The Court explained that "the requirements of our prior precedents" did not preclude patents on computer programs, despite the statement drawn from Cochrane v. Deener, 94 U.S. 780, 787-88 (1876), that "[t]ransformation and reduction of an article 'to a different state or thing' is the clue to the patentability of a process claim that does not include particular machines." Although this same statement is now relied upon by this court as requiring its present ruling, the Court in Benson was explicit that: "We do not hold that no process patent could ever qualify if it did not meet [the Court's] prior precedents." The Court recognized that Cochrane’s statement was made in the context of a mechanical process and a past era, and protested: "It is said we freeze process patents to old technologies, leaving no room for the revelations of the new, onrushing technology. Such is not our purpose." Instead, the Court made clear that it was not barring patents on computer programs, and rejected the "argu[ment] that a process patent must either be tied to a particular machine or apparatus or must operate to change articles or materials to a 'different state or thing'" in order to satisfy Section 101. Although my colleagues now describe these statements as "equivocal," there is nothing equivocal about "We do not so hold." Nonetheless, this court now so holds.
She also argued the Supreme Court rejected the majority's test in both Flook and Diehr, as well as Chakrabarty. Judge Newman likewise argues older Supreme Court cases and the Statute of Monopolies support a broad scope of patentable subject matter, not the narrow scope adopted by the majority.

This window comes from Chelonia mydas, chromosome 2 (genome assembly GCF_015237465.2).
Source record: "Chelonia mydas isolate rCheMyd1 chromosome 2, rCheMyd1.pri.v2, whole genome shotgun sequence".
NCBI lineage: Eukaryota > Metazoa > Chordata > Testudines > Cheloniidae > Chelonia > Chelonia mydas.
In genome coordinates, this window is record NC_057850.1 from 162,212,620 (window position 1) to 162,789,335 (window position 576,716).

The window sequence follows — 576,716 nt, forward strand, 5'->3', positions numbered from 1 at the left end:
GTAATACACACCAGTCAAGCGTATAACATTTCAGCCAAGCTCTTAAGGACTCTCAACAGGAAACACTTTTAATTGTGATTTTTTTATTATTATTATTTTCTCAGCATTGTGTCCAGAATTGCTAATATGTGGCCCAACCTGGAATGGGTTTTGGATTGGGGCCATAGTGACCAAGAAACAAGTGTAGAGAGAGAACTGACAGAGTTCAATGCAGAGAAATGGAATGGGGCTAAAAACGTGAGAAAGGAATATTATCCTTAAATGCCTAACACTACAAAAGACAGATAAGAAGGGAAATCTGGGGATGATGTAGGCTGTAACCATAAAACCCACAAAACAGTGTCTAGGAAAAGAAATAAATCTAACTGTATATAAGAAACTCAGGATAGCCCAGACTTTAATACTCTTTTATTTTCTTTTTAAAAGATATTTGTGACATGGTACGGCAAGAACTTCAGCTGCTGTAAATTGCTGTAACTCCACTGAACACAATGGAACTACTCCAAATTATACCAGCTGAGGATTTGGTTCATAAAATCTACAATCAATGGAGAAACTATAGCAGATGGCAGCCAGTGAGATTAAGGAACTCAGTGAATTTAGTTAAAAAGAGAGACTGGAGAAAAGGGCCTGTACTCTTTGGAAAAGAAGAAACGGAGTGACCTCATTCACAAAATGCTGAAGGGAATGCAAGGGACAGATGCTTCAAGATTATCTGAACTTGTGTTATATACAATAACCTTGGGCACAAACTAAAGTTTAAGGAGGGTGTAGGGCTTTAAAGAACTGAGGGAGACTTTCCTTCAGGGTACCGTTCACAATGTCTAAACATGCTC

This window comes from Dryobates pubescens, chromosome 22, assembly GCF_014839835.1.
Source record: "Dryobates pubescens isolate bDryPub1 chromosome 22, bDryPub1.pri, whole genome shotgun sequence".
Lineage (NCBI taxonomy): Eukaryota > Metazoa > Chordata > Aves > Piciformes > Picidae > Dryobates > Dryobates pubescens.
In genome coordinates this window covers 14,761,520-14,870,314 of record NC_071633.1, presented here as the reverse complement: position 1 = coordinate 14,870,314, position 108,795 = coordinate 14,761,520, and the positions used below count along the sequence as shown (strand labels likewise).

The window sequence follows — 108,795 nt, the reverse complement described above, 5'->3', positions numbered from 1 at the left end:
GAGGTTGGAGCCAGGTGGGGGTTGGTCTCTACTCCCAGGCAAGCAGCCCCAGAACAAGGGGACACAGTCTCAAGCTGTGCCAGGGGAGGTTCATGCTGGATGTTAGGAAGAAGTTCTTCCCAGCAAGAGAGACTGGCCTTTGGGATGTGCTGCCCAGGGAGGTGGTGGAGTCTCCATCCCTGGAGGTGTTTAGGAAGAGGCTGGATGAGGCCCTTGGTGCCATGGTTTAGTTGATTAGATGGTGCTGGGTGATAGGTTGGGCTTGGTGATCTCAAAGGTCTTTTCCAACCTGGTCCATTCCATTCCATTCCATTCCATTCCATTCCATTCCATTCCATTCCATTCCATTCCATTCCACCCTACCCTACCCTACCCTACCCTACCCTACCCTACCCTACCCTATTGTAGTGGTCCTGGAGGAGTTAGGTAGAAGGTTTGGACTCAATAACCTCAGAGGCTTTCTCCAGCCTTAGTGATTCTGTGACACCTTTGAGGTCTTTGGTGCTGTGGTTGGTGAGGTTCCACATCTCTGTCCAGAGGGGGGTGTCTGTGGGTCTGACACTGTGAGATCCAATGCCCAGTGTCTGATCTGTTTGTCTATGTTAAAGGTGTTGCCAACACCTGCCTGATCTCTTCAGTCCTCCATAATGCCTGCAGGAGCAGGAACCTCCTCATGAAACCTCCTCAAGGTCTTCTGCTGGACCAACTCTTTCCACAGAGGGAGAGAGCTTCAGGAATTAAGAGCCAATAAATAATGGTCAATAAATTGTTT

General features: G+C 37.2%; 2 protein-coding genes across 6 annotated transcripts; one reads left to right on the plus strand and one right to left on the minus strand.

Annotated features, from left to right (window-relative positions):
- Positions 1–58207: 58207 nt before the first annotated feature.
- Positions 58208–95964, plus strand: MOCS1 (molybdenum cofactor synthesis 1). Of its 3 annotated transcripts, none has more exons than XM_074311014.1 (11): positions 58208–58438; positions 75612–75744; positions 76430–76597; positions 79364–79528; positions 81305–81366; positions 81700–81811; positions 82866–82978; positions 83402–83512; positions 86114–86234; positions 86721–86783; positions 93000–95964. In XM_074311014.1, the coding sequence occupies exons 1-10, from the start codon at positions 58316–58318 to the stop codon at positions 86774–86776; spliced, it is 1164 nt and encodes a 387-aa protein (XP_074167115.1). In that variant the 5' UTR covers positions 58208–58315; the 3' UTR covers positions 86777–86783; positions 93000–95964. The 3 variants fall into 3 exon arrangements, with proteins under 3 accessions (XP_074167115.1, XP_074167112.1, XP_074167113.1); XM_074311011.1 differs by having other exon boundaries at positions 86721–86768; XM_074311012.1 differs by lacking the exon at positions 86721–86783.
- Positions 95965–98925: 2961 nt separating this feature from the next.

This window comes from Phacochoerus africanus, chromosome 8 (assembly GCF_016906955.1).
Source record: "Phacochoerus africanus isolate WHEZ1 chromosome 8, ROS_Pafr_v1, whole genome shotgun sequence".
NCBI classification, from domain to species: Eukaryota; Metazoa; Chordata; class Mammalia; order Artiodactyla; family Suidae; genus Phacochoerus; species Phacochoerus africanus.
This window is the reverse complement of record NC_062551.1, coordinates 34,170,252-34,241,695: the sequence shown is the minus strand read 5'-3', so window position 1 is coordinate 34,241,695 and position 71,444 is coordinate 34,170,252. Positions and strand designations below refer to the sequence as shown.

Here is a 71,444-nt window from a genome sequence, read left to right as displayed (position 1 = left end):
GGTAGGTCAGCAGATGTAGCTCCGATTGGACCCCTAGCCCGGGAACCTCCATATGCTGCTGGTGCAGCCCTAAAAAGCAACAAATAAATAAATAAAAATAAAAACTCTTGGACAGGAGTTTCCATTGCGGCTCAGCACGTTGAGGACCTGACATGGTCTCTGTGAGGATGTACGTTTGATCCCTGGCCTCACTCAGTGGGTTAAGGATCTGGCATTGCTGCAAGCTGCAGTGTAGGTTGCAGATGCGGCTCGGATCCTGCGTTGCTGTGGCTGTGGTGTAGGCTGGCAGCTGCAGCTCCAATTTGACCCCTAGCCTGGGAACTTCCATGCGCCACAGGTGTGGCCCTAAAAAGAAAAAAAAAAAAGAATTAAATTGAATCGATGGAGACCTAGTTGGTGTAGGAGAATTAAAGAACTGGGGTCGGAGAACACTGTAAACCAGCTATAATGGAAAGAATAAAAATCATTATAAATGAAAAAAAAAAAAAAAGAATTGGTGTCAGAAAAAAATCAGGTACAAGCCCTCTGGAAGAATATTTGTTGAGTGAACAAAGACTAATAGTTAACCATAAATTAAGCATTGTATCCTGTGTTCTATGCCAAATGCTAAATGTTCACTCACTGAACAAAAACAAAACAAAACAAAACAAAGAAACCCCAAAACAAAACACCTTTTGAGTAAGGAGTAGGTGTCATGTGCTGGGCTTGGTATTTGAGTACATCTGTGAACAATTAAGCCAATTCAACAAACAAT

Judge Newman further asserted the public has relied upon the Federal Circuit's previous decisions, including State Street, in making investments in new technologies related to what may now be unpatentable subject matter. She further bemoans the uncertain guidance provided by the court, and she predicts "a disincentive to innovation-based commerce," stating "the most grievous consequence [of the decision] is the effect on inventions not made or not developed because of uncertainty as to patent protection." She summarizes her opinion thusly:
Patents provide an incentive to invest in and work in new directions. In United States v. Line Materials Co., 333 U.S. 287, 332 (1948), Justice Burton, joined by Chief Justice Vinson and Justice Frankfurter, remarked that "the frontiers of science have expanded until civilization now depends largely upon discoveries on those frontiers to meet the infinite needs of the future. The United States, thus far, has taken a leading part in making those discoveries and in putting them to use." This remains true today. It is antithetical to this incentive to restrict eligibility for patenting to what has been done in the past, and to foreclose what might be done in the future.
As expected, the coverage of the decision has been plentiful. Here's a sampling:
- IAM Magazine (about the decision, collecting opinions of various practitioners)
- PLI Patent Law Blog (Gene Quinn, with three posts asserting the death of software patents)
- Patent Baristas
- Patent Prospector (with a series of posts)
- Likelihood of Confusion
- IP ADR Blog
- 271 Patent Blog
- University of Chicago Law School Facultly Blog
- Chicago IP Litigation Blog
- WSJ Law Blog
- Volokh Conspiracy
- Ars Technica